Wearables

Ready to wear: wireless and battery free wearables

29th May 2020
Lanna Cooper

WearGRAPH, a two-year long project part of the EU’s Graphene Flagship initiative, has developed a graphene-based, battery free wearable device that is also a wireless and flexible device for power electronics. This new design overcomes problems associated with more conventional modes of power supply in wearable electronics, including the inconvenience of recharging batteries and safety concerns.

Led by Graphene Flagship partners Dresden University of Technology and Interactive Wear in Germany, the project has achieved the objectives set at its launch in 2018 - to use graphene’s high level of connectivity and flexibility in textiles with energy harvesting and energy storage, to produce a self-sufficient wearable device.

The unique properties of graphene have allowed scientists to design a system where solar cells and supercapacitors provide the power, removing the need for a lithium ion battery or regular stops for recharging. The device communicates with a smartphone via a NFC antenna, which could be integrated with a range of applications.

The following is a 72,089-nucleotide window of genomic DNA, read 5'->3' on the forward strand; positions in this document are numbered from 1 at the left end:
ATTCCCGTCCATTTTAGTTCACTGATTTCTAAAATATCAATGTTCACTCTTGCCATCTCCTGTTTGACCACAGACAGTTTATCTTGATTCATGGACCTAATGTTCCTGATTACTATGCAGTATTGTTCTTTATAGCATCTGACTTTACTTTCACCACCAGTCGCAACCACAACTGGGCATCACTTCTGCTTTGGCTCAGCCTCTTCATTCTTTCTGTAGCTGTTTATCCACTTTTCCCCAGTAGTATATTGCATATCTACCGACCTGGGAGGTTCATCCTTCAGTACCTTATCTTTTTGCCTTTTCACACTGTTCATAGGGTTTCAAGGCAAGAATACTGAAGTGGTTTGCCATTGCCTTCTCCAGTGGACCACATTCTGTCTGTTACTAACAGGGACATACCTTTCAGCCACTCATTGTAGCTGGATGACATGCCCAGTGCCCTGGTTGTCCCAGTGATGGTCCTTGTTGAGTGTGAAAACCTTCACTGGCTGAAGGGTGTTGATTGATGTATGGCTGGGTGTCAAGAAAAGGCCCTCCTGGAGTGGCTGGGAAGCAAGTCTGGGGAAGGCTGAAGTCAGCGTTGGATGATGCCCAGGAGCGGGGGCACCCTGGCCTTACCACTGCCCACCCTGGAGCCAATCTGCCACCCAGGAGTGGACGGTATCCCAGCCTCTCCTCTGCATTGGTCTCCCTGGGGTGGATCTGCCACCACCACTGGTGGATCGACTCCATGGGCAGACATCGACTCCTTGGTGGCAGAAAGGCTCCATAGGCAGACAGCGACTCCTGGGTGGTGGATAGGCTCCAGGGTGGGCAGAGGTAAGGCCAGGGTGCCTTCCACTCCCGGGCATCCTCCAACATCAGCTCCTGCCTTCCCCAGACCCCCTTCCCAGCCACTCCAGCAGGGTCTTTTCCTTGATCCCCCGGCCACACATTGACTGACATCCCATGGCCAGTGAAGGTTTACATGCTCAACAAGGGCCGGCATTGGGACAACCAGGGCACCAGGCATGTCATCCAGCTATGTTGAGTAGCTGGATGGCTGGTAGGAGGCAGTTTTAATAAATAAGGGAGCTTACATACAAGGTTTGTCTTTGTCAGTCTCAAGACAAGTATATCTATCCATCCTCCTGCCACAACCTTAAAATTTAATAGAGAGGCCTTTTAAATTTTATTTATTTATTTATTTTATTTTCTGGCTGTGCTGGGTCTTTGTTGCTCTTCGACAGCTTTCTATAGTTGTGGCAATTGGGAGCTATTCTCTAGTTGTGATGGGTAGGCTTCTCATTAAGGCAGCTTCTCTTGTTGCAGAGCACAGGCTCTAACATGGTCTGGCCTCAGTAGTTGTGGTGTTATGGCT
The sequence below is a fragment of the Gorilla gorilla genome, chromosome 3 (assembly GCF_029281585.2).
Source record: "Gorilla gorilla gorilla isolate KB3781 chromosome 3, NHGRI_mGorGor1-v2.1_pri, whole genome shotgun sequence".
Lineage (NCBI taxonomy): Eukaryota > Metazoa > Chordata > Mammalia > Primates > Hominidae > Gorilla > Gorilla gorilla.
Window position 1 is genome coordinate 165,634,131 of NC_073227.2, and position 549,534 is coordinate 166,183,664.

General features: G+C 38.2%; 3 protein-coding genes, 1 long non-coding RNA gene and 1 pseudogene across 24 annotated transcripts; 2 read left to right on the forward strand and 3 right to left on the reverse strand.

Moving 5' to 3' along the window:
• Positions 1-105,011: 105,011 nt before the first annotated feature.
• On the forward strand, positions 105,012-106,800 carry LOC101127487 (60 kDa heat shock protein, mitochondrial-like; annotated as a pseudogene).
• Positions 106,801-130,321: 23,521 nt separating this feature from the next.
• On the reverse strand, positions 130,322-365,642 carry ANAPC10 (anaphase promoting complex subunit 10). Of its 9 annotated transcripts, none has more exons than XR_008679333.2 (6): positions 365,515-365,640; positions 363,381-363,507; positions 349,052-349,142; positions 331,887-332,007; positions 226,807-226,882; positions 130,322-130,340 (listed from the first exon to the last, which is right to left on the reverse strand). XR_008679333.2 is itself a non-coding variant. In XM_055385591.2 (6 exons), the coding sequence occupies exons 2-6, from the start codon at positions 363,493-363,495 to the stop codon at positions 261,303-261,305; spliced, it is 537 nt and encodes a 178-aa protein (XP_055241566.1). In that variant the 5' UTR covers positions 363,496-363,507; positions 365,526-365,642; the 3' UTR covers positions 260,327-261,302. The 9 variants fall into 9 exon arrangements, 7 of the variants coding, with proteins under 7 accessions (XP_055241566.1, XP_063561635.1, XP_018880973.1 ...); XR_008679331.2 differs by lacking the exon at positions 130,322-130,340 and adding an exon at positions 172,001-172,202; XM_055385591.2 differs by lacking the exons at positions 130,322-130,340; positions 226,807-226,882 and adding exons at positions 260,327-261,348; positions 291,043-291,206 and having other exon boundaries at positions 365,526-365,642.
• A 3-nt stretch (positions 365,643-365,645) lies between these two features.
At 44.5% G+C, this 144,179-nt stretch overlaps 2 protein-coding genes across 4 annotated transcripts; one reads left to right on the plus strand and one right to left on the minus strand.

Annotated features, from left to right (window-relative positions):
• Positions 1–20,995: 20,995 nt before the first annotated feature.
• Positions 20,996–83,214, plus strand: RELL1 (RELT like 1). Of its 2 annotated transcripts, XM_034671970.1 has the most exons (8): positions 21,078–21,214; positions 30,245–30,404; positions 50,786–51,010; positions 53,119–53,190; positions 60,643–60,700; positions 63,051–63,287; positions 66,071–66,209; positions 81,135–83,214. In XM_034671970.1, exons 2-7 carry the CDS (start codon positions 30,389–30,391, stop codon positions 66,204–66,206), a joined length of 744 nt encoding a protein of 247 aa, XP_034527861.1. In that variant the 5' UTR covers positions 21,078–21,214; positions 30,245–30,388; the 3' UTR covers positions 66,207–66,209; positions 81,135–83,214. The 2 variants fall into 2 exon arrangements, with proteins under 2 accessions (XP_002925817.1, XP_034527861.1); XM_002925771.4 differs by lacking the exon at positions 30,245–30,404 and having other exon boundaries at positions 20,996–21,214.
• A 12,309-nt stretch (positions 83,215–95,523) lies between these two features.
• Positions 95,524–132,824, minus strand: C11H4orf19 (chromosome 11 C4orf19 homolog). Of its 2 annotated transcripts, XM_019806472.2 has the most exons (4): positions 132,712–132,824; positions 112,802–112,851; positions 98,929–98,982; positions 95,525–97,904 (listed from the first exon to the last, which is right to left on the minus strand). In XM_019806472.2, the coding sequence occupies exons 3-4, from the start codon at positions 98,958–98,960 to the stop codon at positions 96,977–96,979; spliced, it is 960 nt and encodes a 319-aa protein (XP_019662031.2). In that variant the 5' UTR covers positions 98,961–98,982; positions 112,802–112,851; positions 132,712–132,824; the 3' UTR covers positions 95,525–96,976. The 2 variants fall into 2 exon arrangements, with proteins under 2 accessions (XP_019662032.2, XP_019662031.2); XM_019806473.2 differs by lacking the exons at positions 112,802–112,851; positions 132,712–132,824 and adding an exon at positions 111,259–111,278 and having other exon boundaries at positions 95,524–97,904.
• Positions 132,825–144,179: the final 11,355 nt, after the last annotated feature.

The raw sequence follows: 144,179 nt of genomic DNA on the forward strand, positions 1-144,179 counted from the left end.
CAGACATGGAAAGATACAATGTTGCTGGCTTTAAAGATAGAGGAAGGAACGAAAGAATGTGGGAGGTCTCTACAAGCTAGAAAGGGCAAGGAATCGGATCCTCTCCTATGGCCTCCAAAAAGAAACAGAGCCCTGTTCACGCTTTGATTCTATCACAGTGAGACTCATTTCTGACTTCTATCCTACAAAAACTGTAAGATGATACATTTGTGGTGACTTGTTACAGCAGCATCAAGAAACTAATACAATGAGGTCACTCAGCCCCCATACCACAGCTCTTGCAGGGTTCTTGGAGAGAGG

The WearGRAPH team have applied this technology to a digitised cooling jacket. The E-COOLINE Powercool SX3 Shirt has been successfully equipped with its own climate monitoring system. The shirt has sensors for barometric pressure, humidity and temperature, with the system’s self-charging sensors relaying the data to a smartphone. The result is a more effective cooling system but without the need for any wires or charging.

“The developed digitised cooling jacket could be used for a wide range of groups such as patients and workwear,” explained Xinliang Feng, Professor at Graphene Flagship partner TU Dresden, who led the WEARGraph project. 

“The technology has huge potential to address various market segments such as fashion, sport, wellness, medical and, in general, Internet of Things applications,” added Ali Shaygan Nia Group Leader at TU Dresden.

It is now up to design engineers to take advantage of the huge range of possible applications the new technology offers. WEARGraph was one of six ‘Spearhead Projects’ supported by the EU-funded Graphene Flagship initiative during its previous phase, Core 2. With a combined budget of €88m, these ‘Spearhead Projects’ brought together industry and academia to translate graphene’s huge potential into practical applications, prototypes, and market-ready devices.

Following the success of its 2018-2020 funding the Graphene Flagship has just kicked off eleven new industry-led ‘Spearhead Projects’ as part of its new funding cycle - Core 3.

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